(Bloomberg) -- Mexico’s likely next finance minister Carlos Urzua said that he sees Mexico’s 2019 inflation between 4 and 5 percent, quite a departure from the current government’s 3 percent preliminary projection.
Urzua, a former academic who ran Mexico City’s finances under then-mayor Andres Manuel Lopez Obrador spoke in a wide-ranging interview broadcast on Televisa. He said that the government is expecting GDP growth around 2.5 percent next year, and that he sees the Mexican peso appreciating to 19 pesos per dollar -- a 2.5% gain from current levels.
Urzua also says that gasoline prices will not suffer abrupt fluctuations, and they will increase in line with inflation. Considered by many to be a debt hawk, he highlighted the importance of not putting pressure on budgets: if planned expenditures for social programs exceed targets, they will cut spending or adjust programs.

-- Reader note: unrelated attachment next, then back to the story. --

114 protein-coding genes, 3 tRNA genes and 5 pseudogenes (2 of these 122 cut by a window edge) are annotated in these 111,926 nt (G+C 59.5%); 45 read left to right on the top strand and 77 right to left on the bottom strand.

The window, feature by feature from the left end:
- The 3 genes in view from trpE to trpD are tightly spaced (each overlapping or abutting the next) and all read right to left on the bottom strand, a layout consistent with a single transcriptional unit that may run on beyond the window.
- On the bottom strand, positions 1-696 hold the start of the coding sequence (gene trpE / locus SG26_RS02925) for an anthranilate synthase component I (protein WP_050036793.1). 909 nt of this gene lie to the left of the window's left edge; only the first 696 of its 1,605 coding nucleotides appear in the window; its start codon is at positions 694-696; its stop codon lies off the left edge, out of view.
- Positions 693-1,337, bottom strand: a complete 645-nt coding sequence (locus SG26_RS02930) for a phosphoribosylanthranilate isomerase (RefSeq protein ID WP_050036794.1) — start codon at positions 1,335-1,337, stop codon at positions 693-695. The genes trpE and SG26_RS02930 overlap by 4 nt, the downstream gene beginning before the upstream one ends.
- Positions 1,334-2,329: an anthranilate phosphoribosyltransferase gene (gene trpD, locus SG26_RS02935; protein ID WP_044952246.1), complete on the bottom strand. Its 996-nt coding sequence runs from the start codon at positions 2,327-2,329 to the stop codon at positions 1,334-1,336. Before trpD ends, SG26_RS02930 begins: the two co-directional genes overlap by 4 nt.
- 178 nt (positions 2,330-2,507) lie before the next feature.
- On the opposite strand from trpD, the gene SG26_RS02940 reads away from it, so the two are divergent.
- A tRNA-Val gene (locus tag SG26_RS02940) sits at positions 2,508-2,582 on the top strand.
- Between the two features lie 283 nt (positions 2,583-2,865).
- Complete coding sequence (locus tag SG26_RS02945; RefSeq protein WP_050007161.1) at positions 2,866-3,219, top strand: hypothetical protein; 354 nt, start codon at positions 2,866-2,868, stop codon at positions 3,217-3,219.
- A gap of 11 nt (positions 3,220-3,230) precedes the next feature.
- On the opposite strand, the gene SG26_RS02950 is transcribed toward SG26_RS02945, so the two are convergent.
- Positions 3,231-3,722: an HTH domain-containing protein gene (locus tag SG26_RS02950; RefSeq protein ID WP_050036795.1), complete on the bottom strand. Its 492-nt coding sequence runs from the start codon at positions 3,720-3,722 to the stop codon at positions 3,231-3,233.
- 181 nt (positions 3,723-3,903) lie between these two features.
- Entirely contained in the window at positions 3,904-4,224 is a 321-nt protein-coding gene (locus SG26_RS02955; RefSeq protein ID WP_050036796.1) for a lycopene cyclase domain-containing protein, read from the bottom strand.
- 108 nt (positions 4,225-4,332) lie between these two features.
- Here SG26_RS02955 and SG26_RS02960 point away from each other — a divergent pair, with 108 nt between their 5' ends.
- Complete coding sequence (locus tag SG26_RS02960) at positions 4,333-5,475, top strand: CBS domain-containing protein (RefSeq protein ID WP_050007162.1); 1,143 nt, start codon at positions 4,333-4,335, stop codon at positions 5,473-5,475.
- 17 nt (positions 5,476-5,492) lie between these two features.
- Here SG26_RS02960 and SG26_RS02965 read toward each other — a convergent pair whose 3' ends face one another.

Analysts see inflation at 3.65 percent for the end of 2019, according to the median forecast in a survey published Monday by the Central Bank.
The likely finance minister said that pains would be taken to respect the independence of the central bank, and he said that when the term of some deputy governors in Banxico expire Lopez Obrador will propose new members to the Senate.
A central bank pick will have "a completely technical profile with a deep knowledge of monetary policy," Urzua said. "Someone who is very well known by financial markets."
He also touched on one of the key hot-button issues during the campaign, saying that there are three scenarios being considered for the new Mexico City airport. He said that perhaps the easiest way to finish the project would be through a concession.
Urzua said that Gerardo Esquivel would likely be appointed deputy finance minister. He also said he expects the Mexican oil barrel may trade around $70 next year.
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